Rhode Island, fearful that is small size would lead to its being run over by the other states, refused to ratify the Constitution.  When President Washington toured the entire country, he intentionally skipped Rhode Island.  Only after the other states threatened a trade embargo did Rhode Island, by the narrowest of votes, ratify.

Washington then decided he must visit Rhode Island.  He traveled by boat from New York, then the capital city, to Newport, Rhode Island.  When he stepped off the boat, he was greeted by members of the Jewish congregation there, happy to be part of the United States and honored by the arrival of the president.

The president was an exceptional man.  He had refused any offer of a royal title in the new country, even declining to be called “Your Excellency.”  A Virginian, he would order that his slaves would be freed at his death, and they were freed more than 60 years before the Emancipation Proclamation.  

He sought to be president of all Americans, though he faced opposition from Thomas Jefferson and his new political party.  Among the ranks of the Americans fighting the British, he included Roman Catholics and Jews, though both were the objects of discrimination.

He condemned only those who would rebel against the United States.  But he did not identify himself with the country and received heated criticism.  He understood that whatever he did set the tone for the entire country and its government.

Contrast what he wrote in his letter thanking the Newport Jewish congregation with what President Trump says.  The American people need a leader who will rise above partisanship and rabble rousing, just as Washington did.

It would be easy to say that the times are different, and the president can no longer be so civilized.  But a true leader must rise above the passions of the times.  He or she must remind Americans of their faith in the goodness of their country, not stimulate and exploit their distrust of one another. 

Washington is the true American president, not Trump.  When people vote, they should keep the difference in mind.  Herewith is the letter Washington wrote to the Newport Jewish congregation.

Gentlemen: While I receive, with much satisfaction, your Address replete with expressions of affection and esteem, I rejoice in the opportunity of assuring you that I shall always retain a grateful remembrance of the cordial welcome I experienced in my visit to Newport, from all classes of Citizens.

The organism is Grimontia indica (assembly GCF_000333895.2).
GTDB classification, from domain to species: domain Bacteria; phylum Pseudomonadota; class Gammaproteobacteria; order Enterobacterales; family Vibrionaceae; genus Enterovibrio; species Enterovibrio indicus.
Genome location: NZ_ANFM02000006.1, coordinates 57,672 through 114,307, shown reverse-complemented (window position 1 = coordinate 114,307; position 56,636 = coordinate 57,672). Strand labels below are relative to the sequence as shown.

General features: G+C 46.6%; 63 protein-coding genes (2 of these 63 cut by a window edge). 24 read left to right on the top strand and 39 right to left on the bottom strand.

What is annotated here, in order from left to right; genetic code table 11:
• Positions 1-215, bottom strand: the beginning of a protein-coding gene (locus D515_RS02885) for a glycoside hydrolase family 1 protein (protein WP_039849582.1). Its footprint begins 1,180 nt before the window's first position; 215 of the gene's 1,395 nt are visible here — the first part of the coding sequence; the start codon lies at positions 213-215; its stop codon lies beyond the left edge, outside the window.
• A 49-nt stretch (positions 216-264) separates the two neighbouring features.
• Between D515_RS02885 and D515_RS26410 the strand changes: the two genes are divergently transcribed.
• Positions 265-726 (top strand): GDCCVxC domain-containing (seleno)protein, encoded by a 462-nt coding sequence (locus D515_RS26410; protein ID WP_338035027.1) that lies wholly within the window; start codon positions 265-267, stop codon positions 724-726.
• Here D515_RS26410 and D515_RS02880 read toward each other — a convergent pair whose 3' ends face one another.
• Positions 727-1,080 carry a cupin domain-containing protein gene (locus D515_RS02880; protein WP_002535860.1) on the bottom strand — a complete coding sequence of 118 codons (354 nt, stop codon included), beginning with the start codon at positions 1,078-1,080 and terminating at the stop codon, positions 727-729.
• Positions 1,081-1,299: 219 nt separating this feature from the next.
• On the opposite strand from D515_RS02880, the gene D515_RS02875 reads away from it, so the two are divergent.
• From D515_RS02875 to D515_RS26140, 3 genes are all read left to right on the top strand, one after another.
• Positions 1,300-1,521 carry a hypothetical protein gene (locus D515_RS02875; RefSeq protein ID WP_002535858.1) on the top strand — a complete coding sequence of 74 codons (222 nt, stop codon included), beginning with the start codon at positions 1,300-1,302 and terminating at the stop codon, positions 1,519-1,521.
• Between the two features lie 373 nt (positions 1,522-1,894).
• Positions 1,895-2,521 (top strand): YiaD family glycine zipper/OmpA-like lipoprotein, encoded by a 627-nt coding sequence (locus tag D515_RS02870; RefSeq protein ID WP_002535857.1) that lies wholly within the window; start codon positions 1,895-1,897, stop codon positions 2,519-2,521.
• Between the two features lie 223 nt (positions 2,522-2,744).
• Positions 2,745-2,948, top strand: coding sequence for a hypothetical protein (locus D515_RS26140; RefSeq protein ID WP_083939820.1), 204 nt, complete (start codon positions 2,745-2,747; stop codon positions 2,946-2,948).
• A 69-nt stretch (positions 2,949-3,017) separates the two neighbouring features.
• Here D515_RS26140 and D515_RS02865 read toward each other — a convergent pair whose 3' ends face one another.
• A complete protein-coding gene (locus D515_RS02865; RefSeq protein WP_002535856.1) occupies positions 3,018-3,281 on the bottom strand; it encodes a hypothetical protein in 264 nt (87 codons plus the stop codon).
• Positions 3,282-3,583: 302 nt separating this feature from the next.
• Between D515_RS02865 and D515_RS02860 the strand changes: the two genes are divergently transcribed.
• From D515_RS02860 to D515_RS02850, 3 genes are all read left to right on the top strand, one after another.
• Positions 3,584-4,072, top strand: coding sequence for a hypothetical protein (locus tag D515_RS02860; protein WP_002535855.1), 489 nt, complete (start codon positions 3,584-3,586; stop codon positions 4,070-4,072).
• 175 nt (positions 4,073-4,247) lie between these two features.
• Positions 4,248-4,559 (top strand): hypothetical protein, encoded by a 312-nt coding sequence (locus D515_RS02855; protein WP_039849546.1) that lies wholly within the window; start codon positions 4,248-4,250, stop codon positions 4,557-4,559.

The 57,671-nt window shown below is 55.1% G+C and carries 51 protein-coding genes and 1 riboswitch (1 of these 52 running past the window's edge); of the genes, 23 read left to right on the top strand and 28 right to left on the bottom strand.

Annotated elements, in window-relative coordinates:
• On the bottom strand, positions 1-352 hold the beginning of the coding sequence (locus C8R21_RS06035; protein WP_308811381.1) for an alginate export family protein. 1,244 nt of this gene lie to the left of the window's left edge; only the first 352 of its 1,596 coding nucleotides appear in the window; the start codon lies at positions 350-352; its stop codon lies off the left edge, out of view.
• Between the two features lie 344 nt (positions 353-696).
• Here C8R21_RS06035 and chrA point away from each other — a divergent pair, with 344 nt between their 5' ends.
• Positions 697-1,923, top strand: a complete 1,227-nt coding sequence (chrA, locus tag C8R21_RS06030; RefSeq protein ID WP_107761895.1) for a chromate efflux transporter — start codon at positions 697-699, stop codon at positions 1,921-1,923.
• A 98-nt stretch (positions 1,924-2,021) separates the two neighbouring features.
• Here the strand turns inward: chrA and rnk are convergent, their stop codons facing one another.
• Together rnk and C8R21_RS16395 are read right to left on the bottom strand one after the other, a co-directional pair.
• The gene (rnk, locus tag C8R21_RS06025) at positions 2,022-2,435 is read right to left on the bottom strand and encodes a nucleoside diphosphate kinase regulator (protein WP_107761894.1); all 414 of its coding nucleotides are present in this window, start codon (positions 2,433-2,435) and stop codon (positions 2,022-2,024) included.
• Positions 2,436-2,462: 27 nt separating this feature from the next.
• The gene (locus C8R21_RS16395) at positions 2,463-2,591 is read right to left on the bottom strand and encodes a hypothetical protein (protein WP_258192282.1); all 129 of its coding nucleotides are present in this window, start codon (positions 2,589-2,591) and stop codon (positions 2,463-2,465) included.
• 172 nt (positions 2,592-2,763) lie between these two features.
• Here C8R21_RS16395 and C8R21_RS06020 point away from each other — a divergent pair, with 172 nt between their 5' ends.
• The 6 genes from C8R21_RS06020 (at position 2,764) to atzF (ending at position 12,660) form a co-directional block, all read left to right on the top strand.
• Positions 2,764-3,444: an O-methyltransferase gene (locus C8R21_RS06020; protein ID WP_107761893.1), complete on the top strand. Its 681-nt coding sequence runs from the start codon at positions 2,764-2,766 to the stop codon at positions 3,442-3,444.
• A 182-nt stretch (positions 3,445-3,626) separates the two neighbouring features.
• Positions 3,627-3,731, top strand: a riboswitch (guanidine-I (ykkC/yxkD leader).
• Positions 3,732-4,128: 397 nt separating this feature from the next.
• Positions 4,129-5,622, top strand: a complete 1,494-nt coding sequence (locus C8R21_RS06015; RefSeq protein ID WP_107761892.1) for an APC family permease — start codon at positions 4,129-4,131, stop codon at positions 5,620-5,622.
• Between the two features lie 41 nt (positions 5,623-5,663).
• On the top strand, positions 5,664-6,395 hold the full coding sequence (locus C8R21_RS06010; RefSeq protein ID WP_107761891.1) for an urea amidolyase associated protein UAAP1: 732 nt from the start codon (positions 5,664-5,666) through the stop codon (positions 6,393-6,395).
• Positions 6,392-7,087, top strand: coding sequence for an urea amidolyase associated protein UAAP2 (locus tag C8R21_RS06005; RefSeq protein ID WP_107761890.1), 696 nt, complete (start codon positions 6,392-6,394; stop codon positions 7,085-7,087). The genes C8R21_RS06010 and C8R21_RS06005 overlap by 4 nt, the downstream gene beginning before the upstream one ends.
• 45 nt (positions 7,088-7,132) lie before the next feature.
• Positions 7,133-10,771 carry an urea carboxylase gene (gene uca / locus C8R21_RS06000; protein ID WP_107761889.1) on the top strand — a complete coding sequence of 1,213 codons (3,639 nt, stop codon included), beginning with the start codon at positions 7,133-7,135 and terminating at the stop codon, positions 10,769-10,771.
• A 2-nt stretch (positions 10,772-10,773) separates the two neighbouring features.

The reflection on the days of difficulty and danger which are past is rendered the more sweet, from a consciousness that they are succeeded by days of uncommon prosperity and security.  If we have wisdom to make the best use of the advantages with which we are now favored, we cannot fail, under the just administration of a good Government, to become a great and a happy people.

The Citizens of the United States of America have a right to applaud themselves for having given to mankind examples of an enlarged and liberal policy: a policy worthy of imitation.  All possess alike liberty of conscience and immunities of citizenship.  It is now no more that toleration is spoken of, as if it was by the indulgence of one class of people, that another enjoyed the exercise of their inherent natural rights.  For happily the Government of the United States, which gives to bigotry no sanction, to persecution no assistance, requires only that they who live under its protection should demean themselves as good citizens, in giving it on all occasions their effectual support.

It would be inconsistent with the frankness of my character not to avow that I am pleased with your favorable opinion of my Administration, and fervent wishes for my felicity.  May the Children of the Stock of Abraham, who dwell in this land, continue to merit and enjoy the good will of the other Inhabitants; while everyone shall sit in safety under his own vine and fig tree, and there shall be none to make him afraid.  May the father of all mercies scatter light and not darkness in our paths, and make us all in our several vocations useful here, and in his own due time and way everlastingly happy.

G. Washington